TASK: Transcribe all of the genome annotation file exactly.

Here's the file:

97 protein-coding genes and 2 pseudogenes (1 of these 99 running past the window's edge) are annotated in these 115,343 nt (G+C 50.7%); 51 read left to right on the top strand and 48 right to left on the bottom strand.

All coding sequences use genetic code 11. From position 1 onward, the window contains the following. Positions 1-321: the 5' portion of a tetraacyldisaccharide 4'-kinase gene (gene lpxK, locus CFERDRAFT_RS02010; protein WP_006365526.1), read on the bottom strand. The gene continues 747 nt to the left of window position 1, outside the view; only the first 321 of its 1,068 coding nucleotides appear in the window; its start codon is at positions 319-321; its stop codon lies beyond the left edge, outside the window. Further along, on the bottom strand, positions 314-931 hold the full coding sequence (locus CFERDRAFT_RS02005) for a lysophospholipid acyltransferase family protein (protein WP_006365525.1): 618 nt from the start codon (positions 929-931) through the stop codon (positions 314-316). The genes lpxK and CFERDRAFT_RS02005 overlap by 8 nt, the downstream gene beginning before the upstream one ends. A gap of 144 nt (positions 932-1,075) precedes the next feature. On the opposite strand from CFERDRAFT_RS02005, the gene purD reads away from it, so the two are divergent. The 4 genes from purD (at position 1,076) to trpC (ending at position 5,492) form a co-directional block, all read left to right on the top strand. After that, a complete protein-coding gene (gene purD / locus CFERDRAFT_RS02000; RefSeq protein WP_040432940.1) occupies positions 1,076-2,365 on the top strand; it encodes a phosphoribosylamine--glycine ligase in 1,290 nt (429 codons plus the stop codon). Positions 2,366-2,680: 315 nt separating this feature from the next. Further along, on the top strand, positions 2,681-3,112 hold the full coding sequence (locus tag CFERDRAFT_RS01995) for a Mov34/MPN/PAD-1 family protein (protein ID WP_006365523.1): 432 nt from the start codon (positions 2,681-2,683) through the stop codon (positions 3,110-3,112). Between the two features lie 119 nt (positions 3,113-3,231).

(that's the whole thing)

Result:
97 protein-coding genes and 2 pseudogenes (1 of these 99 running past the window's edge) are annotated in these 115,343 nt (G+C 50.7%); 51 read left to right on the top strand and 48 right to left on the bottom strand.

All coding sequences use genetic code 11. From position 1 onward, the window contains the following. Positions 1-321: the 5' portion of a tetraacyldisaccharide 4'-kinase gene (gene lpxK, locus CFERDRAFT_RS02010; protein WP_006365526.1), read on the bottom strand. The gene continues 747 nt to the left of window position 1, outside the view; only the first 321 of its 1,068 coding nucleotides appear in the window; its start codon is at positions 319-321; its stop codon lies beyond the left edge, outside the window. Further along, on the bottom strand, positions 314-931 hold the full coding sequence (locus CFERDRAFT_RS02005) for a lysophospholipid acyltransferase family protein (protein WP_006365525.1): 618 nt from the start codon (positions 929-931) through the stop codon (positions 314-316). The genes lpxK and CFERDRAFT_RS02005 overlap by 8 nt, the downstream gene beginning before the upstream one ends. A gap of 144 nt (positions 932-1,075) precedes the next feature. On the opposite strand from CFERDRAFT_RS02005, the gene purD reads away from it, so the two are divergent. The 4 genes from purD (at position 1,076) to trpC (ending at position 5,492) form a co-directional block, all read left to right on the top strand. After that, a complete protein-coding gene (gene purD / locus CFERDRAFT_RS02000; RefSeq protein WP_040432940.1) occupies positions 1,076-2,365 on the top strand; it encodes a phosphoribosylamine--glycine ligase in 1,290 nt (429 codons plus the stop codon). Positions 2,366-2,680: 315 nt separating this feature from the next. Further along, on the top strand, positions 2,681-3,112 hold the full coding sequence (locus tag CFERDRAFT_RS01995) for a Mov34/MPN/PAD-1 family protein (protein ID WP_006365523.1): 432 nt from the start codon (positions 2,681-2,683) through the stop codon (positions 3,110-3,112). Between the two features lie 119 nt (positions 3,113-3,231).